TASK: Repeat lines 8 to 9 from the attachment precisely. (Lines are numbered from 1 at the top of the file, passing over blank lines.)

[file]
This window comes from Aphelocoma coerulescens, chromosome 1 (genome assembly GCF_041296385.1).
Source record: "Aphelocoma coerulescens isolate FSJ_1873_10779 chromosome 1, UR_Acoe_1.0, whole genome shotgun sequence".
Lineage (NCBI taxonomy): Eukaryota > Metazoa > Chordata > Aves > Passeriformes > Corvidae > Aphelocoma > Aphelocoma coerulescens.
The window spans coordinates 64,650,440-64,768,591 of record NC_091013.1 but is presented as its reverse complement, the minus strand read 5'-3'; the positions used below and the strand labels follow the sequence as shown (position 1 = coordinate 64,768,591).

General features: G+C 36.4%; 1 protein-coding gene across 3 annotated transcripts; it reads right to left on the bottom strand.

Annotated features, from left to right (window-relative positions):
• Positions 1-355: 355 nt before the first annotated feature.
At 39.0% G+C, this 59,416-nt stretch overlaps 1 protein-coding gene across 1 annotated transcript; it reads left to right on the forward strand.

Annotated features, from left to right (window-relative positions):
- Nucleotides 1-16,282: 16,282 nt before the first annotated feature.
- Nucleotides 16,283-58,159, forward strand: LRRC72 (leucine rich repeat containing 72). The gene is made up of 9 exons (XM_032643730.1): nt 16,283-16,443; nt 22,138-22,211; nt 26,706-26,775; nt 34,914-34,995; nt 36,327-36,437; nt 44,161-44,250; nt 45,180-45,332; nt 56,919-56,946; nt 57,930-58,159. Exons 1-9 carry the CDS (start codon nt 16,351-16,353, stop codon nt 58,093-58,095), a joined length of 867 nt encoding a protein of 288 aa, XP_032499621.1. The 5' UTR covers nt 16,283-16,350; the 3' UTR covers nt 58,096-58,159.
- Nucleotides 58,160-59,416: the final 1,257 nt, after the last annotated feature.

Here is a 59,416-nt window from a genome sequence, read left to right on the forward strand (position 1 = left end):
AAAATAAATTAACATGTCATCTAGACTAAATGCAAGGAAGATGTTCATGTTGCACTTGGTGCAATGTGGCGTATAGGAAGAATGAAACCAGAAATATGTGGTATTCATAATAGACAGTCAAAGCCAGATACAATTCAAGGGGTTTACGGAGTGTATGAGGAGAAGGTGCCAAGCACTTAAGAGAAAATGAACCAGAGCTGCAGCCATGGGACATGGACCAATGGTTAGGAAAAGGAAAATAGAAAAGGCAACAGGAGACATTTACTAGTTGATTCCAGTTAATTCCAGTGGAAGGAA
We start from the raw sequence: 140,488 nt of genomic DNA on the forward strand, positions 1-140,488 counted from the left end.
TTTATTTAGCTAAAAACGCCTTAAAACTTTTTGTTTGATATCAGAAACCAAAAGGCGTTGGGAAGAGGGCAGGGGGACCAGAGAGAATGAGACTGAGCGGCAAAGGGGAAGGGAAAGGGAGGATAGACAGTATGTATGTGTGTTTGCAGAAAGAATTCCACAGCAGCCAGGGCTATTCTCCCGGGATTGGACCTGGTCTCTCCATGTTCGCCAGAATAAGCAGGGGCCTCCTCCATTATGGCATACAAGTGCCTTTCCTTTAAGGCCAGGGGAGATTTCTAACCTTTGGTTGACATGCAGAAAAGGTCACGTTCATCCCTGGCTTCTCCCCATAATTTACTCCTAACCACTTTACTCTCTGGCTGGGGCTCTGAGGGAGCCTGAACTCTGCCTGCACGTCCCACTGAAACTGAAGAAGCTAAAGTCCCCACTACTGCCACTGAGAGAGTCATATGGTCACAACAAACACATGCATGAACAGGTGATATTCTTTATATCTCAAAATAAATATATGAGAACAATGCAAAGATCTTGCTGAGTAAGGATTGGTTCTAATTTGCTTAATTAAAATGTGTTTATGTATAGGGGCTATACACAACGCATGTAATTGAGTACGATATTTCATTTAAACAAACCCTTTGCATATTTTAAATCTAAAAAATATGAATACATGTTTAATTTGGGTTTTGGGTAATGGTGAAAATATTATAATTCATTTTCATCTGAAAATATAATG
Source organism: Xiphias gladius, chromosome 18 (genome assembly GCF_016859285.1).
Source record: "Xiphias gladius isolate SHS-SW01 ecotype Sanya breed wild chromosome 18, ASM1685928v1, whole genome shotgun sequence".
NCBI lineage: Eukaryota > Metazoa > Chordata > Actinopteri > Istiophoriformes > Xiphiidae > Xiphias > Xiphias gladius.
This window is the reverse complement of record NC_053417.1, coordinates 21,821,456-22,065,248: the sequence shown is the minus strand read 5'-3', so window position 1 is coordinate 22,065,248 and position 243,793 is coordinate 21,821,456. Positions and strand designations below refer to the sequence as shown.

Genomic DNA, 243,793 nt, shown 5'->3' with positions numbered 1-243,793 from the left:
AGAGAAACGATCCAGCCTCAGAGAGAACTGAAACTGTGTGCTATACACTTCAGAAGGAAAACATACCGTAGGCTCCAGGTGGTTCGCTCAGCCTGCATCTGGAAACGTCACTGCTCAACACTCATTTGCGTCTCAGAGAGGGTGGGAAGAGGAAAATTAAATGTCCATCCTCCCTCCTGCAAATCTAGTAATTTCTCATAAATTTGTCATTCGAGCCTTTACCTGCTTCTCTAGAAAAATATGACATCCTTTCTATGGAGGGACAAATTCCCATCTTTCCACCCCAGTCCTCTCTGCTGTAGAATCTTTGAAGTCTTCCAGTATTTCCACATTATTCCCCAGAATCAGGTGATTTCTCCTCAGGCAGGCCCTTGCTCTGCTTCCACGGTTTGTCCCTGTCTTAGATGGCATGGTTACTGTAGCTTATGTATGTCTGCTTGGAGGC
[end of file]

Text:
At 39.0% G+C, this 59,416-nt stretch overlaps 1 protein-coding gene across 1 annotated transcript; it reads left to right on the forward strand.

Annotated features, from left to right (window-relative positions):